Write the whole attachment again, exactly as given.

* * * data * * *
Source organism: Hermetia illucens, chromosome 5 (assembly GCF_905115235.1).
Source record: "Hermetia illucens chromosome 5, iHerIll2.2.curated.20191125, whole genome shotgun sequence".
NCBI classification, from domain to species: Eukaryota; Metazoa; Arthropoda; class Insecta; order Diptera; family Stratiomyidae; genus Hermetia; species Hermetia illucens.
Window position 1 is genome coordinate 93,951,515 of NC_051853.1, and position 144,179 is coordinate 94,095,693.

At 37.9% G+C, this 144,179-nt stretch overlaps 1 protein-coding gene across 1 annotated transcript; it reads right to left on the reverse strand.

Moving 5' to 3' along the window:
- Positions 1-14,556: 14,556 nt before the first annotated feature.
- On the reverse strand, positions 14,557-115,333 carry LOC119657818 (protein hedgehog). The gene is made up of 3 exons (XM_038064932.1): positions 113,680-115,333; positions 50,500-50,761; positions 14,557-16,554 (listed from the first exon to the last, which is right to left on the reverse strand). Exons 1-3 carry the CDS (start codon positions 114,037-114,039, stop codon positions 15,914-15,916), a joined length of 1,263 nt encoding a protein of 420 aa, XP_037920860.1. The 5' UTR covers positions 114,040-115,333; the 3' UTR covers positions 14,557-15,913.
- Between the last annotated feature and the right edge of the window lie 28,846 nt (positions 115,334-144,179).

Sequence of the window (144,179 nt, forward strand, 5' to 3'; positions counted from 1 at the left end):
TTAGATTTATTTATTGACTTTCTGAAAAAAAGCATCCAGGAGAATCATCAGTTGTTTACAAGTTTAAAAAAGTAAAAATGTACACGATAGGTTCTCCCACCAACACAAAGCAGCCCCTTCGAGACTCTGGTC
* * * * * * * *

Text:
Source organism: Hermetia illucens, chromosome 5 (assembly GCF_905115235.1).
Source record: "Hermetia illucens chromosome 5, iHerIll2.2.curated.20191125, whole genome shotgun sequence".
NCBI classification, from domain to species: Eukaryota; Metazoa; Arthropoda; class Insecta; order Diptera; family Stratiomyidae; genus Hermetia; species Hermetia illucens.
Window position 1 is genome coordinate 93,951,515 of NC_051853.1, and position 144,179 is coordinate 94,095,693.

At 37.9% G+C, this 144,179-nt stretch overlaps 1 protein-coding gene across 1 annotated transcript; it reads right to left on the reverse strand.

Moving 5' to 3' along the window:
- Positions 1-14,556: 14,556 nt before the first annotated feature.
- On the reverse strand, positions 14,557-115,333 carry LOC119657818 (protein hedgehog). The gene is made up of 3 exons (XM_038064932.1): positions 113,680-115,333; positions 50,500-50,761; positions 14,557-16,554 (listed from the first exon to the last, which is right to left on the reverse strand). Exons 1-3 carry the CDS (start codon positions 114,037-114,039, stop codon positions 15,914-15,916), a joined length of 1,263 nt encoding a protein of 420 aa, XP_037920860.1. The 5' UTR covers positions 114,040-115,333; the 3' UTR covers positions 14,557-15,913.
- Between the last annotated feature and the right edge of the window lie 28,846 nt (positions 115,334-144,179).

Sequence of the window (144,179 nt, forward strand, 5' to 3'; positions counted from 1 at the left end):
TTAGATTTATTTATTGACTTTCTGAAAAAAAGCATCCAGGAGAATCATCAGTTGTTTACAAGTTTAAAAAAGTAAAAATGTACACGATAGGTTCTCCCACCAACACAAAGCAGCCCCTTCGAGACTCTGGTC